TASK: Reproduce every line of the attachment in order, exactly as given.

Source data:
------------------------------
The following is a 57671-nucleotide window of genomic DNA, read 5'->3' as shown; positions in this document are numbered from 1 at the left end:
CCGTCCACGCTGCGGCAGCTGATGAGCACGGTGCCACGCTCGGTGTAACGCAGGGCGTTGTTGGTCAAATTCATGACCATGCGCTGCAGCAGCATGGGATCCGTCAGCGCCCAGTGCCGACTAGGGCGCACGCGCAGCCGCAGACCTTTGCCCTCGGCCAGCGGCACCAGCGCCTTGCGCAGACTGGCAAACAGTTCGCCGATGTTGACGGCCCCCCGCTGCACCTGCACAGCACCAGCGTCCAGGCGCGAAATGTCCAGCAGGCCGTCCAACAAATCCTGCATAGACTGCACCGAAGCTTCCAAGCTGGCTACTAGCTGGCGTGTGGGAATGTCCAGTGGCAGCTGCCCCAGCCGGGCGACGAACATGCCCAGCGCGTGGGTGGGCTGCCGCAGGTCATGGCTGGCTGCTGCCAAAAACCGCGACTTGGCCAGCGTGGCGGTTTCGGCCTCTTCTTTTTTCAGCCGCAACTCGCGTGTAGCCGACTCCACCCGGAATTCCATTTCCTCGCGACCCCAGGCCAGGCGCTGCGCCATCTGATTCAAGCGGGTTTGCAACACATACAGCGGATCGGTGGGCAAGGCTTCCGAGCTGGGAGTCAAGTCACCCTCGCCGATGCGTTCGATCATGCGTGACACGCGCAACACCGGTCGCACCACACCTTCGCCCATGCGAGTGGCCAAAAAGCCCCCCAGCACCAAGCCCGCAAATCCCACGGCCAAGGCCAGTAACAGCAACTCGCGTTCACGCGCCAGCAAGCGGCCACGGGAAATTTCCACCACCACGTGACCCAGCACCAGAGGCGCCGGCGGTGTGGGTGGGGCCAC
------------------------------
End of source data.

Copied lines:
The following is a 57671-nucleotide window of genomic DNA, read 5'->3' as shown; positions in this document are numbered from 1 at the left end:
CCGTCCACGCTGCGGCAGCTGATGAGCACGGTGCCACGCTCGGTGTAACGCAGGGCGTTGTTGGTCAAATTCATGACCATGCGCTGCAGCAGCATGGGATCCGTCAGCGCCCAGTGCCGACTAGGGCGCACGCGCAGCCGCAGACCTTTGCCCTCGGCCAGCGGCACCAGCGCCTTGCGCAGACTGGCAAACAGTTCGCCGATGTTGACGGCCCCCCGCTGCACCTGCACAGCACCAGCGTCCAGGCGCGAAATGTCCAGCAGGCCGTCCAACAAATCCTGCATAGACTGCACCGAAGCTTCCAAGCTGGCTACTAGCTGGCGTGTGGGAATGTCCAGTGGCAGCTGCCCCAGCCGGGCGACGAACATGCCCAGCGCGTGGGTGGGCTGCCGCAGGTCATGGCTGGCTGCTGCCAAAAACCGCGACTTGGCCAGCGTGGCGGTTTCGGCCTCTTCTTTTTTCAGCCGCAACTCGCGTGTAGCCGACTCCACCCGGAATTCCATTTCCTCGCGACCCCAGGCCAGGCGCTGCGCCATCTGATTCAAGCGGGTTTGCAACACATACAGCGGATCGGTGGGCAAGGCTTCCGAGCTGGGAGTCAAGTCACCCTCGCCGATGCGTTCGATCATGCGTGACACGCGCAACACCGGTCGCACCACACCTTCGCCCATGCGAGTGGCCAAAAAGCCCCCCAGCACCAAGCCCGCAAATCCCACGGCCAAGGCCAGTAACAGCAACTCGCGTTCACGCGCCAGCAAGCGGCCACGGGAAATTTCCACCACCACGTGACCCAGCACCAGAGGCGCCGGCGGTGTGGGTGGGGCCAC